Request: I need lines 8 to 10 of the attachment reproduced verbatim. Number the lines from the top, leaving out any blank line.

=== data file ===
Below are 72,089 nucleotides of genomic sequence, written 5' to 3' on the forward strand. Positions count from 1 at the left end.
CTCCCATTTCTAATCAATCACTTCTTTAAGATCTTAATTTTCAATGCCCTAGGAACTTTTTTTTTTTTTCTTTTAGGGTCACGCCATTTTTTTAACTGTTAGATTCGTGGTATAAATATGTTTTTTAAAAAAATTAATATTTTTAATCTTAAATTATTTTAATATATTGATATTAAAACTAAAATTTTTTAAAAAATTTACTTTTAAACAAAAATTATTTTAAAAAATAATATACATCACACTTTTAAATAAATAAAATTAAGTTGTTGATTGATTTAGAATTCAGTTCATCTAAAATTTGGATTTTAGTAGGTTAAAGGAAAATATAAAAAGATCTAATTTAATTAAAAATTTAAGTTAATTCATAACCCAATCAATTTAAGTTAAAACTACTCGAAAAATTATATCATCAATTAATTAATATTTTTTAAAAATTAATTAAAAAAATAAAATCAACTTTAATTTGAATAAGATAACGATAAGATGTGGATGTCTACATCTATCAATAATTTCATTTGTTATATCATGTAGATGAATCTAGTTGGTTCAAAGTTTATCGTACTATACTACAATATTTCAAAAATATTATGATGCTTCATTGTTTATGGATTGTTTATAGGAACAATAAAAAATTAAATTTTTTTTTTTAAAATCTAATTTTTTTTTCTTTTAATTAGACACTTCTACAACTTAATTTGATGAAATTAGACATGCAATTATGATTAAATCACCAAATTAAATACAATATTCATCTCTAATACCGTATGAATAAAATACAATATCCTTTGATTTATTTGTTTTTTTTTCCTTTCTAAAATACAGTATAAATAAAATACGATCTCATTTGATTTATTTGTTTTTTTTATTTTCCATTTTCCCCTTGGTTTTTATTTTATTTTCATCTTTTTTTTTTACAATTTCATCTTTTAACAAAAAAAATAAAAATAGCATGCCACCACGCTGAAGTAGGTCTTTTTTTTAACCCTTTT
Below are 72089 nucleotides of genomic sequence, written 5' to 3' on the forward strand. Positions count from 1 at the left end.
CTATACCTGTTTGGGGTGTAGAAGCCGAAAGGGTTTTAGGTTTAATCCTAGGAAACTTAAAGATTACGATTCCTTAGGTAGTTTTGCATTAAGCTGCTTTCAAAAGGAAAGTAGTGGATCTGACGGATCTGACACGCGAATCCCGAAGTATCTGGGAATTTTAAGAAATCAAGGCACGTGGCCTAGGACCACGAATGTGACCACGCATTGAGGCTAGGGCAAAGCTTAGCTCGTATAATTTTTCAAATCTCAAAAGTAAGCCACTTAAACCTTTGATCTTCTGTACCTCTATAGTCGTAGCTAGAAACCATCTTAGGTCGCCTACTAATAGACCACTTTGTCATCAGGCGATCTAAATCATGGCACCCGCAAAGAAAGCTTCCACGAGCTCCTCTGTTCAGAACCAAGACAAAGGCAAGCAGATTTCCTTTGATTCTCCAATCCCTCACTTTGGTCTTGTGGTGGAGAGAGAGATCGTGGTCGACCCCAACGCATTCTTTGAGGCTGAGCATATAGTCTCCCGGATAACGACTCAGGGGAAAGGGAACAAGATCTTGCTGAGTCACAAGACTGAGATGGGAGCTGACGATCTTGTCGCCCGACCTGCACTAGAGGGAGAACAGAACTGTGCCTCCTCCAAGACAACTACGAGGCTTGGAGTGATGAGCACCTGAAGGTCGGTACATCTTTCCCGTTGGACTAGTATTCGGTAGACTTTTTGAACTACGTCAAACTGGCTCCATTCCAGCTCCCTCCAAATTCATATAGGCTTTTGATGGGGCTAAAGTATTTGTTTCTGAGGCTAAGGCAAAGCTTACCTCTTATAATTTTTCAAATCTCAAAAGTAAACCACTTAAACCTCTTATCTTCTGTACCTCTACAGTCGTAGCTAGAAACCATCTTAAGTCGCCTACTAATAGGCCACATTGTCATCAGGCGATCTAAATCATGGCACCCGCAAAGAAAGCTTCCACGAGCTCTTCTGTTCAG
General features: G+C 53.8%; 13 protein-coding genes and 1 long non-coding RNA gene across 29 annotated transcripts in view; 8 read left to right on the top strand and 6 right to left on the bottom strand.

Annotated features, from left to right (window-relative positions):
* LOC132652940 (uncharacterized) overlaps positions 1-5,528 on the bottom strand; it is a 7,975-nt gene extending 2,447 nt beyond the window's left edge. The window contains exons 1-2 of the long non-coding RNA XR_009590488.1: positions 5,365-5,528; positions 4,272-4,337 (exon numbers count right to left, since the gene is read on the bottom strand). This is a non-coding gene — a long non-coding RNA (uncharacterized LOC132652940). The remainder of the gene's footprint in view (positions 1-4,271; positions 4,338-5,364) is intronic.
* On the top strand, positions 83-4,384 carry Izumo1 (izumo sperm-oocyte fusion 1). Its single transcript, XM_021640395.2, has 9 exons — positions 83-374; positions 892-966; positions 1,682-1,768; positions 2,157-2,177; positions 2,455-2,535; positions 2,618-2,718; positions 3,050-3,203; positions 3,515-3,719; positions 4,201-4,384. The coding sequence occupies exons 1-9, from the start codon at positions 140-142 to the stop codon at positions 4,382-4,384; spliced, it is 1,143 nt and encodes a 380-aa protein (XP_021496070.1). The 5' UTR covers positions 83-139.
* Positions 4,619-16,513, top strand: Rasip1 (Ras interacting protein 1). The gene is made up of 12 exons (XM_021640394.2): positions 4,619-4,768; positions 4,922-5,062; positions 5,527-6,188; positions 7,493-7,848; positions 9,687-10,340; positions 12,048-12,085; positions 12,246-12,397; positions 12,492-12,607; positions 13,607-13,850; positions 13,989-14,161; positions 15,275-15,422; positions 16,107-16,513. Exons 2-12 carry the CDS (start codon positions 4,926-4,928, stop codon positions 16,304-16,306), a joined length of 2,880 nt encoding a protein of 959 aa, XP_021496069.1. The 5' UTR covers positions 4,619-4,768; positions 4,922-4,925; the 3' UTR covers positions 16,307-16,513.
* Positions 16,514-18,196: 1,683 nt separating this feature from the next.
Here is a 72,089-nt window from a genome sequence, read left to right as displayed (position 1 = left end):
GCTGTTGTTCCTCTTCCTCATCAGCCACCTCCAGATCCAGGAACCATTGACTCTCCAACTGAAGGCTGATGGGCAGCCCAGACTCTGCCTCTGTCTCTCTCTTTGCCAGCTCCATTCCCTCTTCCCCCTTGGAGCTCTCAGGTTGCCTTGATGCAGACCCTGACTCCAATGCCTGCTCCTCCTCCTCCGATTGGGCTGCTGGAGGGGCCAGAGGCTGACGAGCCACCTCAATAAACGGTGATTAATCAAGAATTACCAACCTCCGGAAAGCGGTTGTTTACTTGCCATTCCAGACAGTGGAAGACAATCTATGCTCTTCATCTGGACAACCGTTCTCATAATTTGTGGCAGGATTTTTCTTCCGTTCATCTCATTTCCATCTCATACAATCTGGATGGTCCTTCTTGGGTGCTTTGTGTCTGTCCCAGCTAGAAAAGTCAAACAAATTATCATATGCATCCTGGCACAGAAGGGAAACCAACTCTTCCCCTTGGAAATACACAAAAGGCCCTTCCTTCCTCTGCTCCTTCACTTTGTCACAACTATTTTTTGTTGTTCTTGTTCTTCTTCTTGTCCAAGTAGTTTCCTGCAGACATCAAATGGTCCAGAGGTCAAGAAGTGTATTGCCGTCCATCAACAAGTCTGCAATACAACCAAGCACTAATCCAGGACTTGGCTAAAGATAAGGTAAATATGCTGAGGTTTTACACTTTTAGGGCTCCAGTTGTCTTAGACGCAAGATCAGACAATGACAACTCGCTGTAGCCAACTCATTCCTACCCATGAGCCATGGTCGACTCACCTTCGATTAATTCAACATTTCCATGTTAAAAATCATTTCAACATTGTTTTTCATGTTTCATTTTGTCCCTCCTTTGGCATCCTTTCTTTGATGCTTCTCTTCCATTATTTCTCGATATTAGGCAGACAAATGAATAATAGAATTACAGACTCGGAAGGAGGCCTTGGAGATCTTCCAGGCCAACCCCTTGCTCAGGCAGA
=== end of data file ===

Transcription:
* On the top strand, positions 83-4,384 carry Izumo1 (izumo sperm-oocyte fusion 1). Its single transcript, XM_021640395.2, has 9 exons — positions 83-374; positions 892-966; positions 1,682-1,768; positions 2,157-2,177; positions 2,455-2,535; positions 2,618-2,718; positions 3,050-3,203; positions 3,515-3,719; positions 4,201-4,384. The coding sequence occupies exons 1-9, from the start codon at positions 140-142 to the stop codon at positions 4,382-4,384; spliced, it is 1,143 nt and encodes a 380-aa protein (XP_021496070.1). The 5' UTR covers positions 83-139.
* Positions 4,619-16,513, top strand: Rasip1 (Ras interacting protein 1). The gene is made up of 12 exons (XM_021640394.2): positions 4,619-4,768; positions 4,922-5,062; positions 5,527-6,188; positions 7,493-7,848; positions 9,687-10,340; positions 12,048-12,085; positions 12,246-12,397; positions 12,492-12,607; positions 13,607-13,850; positions 13,989-14,161; positions 15,275-15,422; positions 16,107-16,513. Exons 2-12 carry the CDS (start codon positions 4,926-4,928, stop codon positions 16,304-16,306), a joined length of 2,880 nt encoding a protein of 959 aa, XP_021496069.1. The 5' UTR covers positions 4,619-4,768; positions 4,922-4,925; the 3' UTR covers positions 16,307-16,513.
* Positions 16,514-18,196: 1,683 nt separating this feature from the next.